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Performance In Perspective
How important is performance to you? Important enough to spend $10,000 on a PC? Oh, not that important. :^) Well, most people would agree; I've certainly never spent even half that much on a personal system. Yet there are situations and applications for which $10,000 is justified for a single machine.
Does it really come down to spending more money to get more performance? It's not strictly the case that performance is proportional to the amount of money you spend: if this were the case you couldn't get a better or worse deal on a PC, all you'd have to pay attention to was the bottom line. But at the same time, it is true that if you want higher performance, you have to pay for it. You can't expect a $1,000 PC to have the performance of a $5,000 PC, all else being equal. If you want or need more speed, you generally have to pay for it, or trade it off against other attributes of the PC.
The fact that more money yields more performance also has a converse of course: more performance means more money. This is the driving force behind the tremendous focus on performance on the part of PC manufacturers and vendors: they make more profit on higher-end machines than cheaper ones. Performance is the most discussed, most worried-over, and unsurprisingly, most over-rated characteristic of the PC world as a result. Take a look at advertising for PC systems or components and this is immediately evident: performance attributes are what manufacturers and vendors believe sell PCs. They are usually right, and companies can't succeed trying to sell things that customers don't want.
Some vendors and manufacturers go beyond simply trying to convince you that you "need" the highest-performance PCs: they resort to fallacies and what could almost be called outright lies. A well-known chip manufacturer--that shall remain nameless--has been trying for ages to convince PC buyers that they need the fastest CPUs imaginable to "unlock the power of the Internet" or some such. In fact, most PCs sit around waiting for the Internet, not the other way around; I happily accessed the Internet from a 386 laptop for years. It's true that a faster machine enables certain Internet-based applications to run faster, but for most people Internet speed is unrelated to PC speed--the connection to the 'net is what counts. If you want Internet speed, a Pentium 166 with a cable modem will knock the socks off a 1000 MHz Pentium III running a 56k modem.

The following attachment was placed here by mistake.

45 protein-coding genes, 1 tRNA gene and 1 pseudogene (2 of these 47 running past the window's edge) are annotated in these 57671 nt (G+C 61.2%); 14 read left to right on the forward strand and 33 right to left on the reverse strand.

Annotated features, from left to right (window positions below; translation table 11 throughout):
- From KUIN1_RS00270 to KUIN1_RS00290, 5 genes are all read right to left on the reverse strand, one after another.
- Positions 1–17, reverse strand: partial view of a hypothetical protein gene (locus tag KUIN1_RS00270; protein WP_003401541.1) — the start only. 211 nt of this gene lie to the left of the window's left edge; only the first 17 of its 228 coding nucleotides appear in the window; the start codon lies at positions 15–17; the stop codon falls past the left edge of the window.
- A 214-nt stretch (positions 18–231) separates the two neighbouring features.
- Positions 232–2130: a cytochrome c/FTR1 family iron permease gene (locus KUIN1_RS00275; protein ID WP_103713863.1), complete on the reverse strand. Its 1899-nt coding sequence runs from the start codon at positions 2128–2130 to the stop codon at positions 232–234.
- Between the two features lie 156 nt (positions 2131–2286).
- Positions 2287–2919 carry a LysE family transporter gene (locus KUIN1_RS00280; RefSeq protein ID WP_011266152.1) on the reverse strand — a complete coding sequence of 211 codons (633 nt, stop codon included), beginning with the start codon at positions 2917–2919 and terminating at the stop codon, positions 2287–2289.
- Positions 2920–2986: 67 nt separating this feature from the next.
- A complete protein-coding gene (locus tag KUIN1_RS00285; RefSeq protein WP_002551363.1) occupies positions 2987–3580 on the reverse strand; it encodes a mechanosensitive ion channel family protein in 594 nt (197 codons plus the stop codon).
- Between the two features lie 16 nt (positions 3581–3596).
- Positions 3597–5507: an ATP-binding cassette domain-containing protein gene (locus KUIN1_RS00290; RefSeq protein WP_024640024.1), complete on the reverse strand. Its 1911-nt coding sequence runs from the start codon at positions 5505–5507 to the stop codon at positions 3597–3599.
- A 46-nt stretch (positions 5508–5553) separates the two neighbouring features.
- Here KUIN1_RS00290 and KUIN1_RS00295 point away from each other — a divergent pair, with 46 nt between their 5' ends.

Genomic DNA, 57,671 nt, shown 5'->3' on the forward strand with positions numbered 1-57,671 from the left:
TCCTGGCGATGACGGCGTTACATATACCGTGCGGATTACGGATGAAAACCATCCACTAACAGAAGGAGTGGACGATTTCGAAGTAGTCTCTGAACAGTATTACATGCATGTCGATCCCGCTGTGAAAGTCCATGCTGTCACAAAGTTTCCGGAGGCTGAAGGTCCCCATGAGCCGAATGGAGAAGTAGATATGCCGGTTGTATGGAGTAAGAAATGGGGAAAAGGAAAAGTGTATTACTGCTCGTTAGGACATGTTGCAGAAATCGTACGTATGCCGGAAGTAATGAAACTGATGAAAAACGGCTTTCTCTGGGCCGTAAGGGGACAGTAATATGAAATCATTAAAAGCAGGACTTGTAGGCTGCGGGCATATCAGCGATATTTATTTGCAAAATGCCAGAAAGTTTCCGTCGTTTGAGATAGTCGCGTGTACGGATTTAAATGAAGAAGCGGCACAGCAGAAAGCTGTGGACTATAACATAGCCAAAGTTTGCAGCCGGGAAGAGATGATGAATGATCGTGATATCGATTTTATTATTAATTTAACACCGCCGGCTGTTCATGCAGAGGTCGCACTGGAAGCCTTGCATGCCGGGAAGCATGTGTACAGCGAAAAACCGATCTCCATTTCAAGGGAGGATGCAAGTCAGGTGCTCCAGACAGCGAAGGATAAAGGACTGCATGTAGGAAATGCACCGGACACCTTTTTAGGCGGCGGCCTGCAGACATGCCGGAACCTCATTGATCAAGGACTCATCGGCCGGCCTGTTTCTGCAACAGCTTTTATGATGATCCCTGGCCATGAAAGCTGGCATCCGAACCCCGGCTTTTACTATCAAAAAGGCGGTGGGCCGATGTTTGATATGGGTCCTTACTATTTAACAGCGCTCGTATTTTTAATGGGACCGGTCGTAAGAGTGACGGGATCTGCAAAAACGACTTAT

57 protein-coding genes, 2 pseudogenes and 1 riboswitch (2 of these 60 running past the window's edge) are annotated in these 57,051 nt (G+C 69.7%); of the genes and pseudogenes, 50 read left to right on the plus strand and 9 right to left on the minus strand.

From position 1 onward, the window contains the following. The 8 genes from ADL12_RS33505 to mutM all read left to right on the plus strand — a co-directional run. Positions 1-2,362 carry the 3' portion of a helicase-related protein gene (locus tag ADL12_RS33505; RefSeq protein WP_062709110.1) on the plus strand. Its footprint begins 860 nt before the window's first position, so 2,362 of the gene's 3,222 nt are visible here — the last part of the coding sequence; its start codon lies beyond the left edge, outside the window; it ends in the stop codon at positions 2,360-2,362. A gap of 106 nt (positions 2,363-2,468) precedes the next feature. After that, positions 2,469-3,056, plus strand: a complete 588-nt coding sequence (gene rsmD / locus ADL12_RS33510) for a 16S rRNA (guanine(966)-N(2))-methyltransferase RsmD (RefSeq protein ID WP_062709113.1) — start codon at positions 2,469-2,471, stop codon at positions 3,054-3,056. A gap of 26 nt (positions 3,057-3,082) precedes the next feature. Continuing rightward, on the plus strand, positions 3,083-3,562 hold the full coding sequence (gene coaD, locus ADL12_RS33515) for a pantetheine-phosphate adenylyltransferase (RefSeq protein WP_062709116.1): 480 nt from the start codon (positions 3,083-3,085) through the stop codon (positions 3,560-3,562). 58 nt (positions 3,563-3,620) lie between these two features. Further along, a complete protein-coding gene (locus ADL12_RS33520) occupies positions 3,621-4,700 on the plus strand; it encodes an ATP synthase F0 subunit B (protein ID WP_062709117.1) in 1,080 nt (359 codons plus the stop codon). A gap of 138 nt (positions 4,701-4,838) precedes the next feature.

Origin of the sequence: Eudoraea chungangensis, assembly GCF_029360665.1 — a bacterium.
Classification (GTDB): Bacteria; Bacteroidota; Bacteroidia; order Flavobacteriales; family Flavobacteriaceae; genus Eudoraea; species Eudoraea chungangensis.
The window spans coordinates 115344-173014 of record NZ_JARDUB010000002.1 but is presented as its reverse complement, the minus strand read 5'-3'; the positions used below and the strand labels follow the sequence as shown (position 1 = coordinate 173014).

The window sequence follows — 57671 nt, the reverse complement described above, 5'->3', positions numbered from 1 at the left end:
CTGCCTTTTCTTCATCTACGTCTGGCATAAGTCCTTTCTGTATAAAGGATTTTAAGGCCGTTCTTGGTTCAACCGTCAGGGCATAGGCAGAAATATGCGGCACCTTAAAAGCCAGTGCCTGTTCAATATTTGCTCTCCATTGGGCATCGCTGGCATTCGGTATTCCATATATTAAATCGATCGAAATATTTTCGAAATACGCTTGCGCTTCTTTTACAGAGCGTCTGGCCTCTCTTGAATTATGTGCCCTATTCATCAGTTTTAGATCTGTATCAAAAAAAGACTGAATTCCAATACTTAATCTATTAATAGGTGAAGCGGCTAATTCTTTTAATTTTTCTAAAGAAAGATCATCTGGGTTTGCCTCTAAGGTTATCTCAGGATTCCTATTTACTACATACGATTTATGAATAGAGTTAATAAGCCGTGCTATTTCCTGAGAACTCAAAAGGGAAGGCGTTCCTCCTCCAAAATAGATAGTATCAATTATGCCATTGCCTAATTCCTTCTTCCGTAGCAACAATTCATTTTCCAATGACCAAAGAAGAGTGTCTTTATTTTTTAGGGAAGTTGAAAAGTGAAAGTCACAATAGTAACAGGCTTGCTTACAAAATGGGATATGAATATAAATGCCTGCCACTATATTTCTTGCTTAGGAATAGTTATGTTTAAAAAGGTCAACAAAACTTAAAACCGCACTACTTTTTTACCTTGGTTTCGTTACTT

Similarly, businesses are always being told about the great productivity gains they will get from "higher performance" PCs. In almost every case, these companies would get more productivity improvement from systems that were more reliable, not more fast. Buying the latest, fastest hardware for someone who uses his or her PC primarily for spreadsheets and writing memos is like buying a Ferrari for someone whose primary vehicle use is commuting to work in rush hour traffic.
I don't want to leave you with the impression that PC system performance is not important; it most certainly is. This is particularly the case when you need to run demanding applications such as graphics software, compilers, or 3D games. You don't want to buy a PC that is "gutless", as the expression goes. All else being equal, more performance is better, provided that you will make use of it. If you need a significant level of performance from your PC, make sure that you do get it.
But how much performance do you really need? There's no simple answer to this question. As with most things, the goal to aim for is balance, matching your needs to the capabilities of the machine without over-spending. Read the other pages in this section to help you understand the various issues associated with PC performance. Consult your budget, determine your priorities, and make a decision you are comfortable with. If nothing else, keep in mind when shopping that performance is not your only priority, and you'll be better off than most PC shoppers. And also remember that most PCs can be upgraded later on if your need for performance increases.